The reception of Tridentine Catholicism in the
New Kingdom of Granada, c. 1550-1650

Details

I completed my Ph.D. at the University of Cambridge between October 2010 and June 2014, under the supervision of Dr Gabriela Ramos. My thesis was examined and approved in October 2014. More details can be found below.

Summary

My thesis examines the religious conversion of the indigenous population of the archdiocese of Santafé in the New Kingdom of Granada, the territory broadly corresponding to the central highlands of modern-day Colombia, which occupied a peripheral — but by no means marginal — position among the Spanish territories in America. It explores how efforts to evangelise the indigenous population of the region, the Muisca, were affected by the global movement of religious renewal and reformation spearheaded by the Council of Trent in the century after 1550.

To do so it focuses, on one hand, on the changing concerns and priorities of European Catholic missionaries active in New Granada, who from the beginning of the seventeenth century inaugurated an ambitious experiment to use the most current devotions, practices, and institutions in Catholicism at a global level to overhaul the evangelisation of the Muisca, and thereby incorporate them into Catholic Christianity — and Spanish colonial society — once and for all. On the other, it examines how these changes were received by the Muisca themselves, how they opened a range of new avenues through which they could engage with Christianity and negotiate their place in colonial society, during a period of intense change.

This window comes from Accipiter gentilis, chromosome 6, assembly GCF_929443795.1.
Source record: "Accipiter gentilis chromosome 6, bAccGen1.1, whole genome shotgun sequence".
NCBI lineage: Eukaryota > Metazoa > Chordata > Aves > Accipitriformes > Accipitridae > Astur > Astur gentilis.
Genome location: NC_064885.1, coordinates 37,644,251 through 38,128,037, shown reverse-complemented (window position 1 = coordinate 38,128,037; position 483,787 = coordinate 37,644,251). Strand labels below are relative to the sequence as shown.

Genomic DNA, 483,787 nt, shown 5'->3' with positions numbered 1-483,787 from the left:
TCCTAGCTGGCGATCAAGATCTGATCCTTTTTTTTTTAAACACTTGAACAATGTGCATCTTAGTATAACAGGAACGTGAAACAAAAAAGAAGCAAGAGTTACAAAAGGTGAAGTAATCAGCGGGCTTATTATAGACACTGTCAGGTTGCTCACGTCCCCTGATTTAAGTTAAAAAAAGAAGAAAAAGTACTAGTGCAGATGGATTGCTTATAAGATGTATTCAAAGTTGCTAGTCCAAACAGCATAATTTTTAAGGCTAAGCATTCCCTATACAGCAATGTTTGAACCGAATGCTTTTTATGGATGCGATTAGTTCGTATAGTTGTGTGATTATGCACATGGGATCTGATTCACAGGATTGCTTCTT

Previous research on the history of New Granada has tended to be limited by the imposition of modern national borders, while scholarship on the early modern world has tended to overlook this peripheral region. Instead, this thesis argues that precisely as a result of its distinctive peripheral position, New Granada provides a new and useful perspective to explore key themes in the history of the development of global Catholicism, of European colonial expansion, and of the changes undergone by European and non-European societies as a result of their encounter.

For more information, please contact me.

Sutatausa
Anon. (c. 1620), The Agony in the Garden. Detail from the cycle of catechetical murals depicting the life of Christ in the parish church of Sutatausa, one of the parishes examined in my thesis.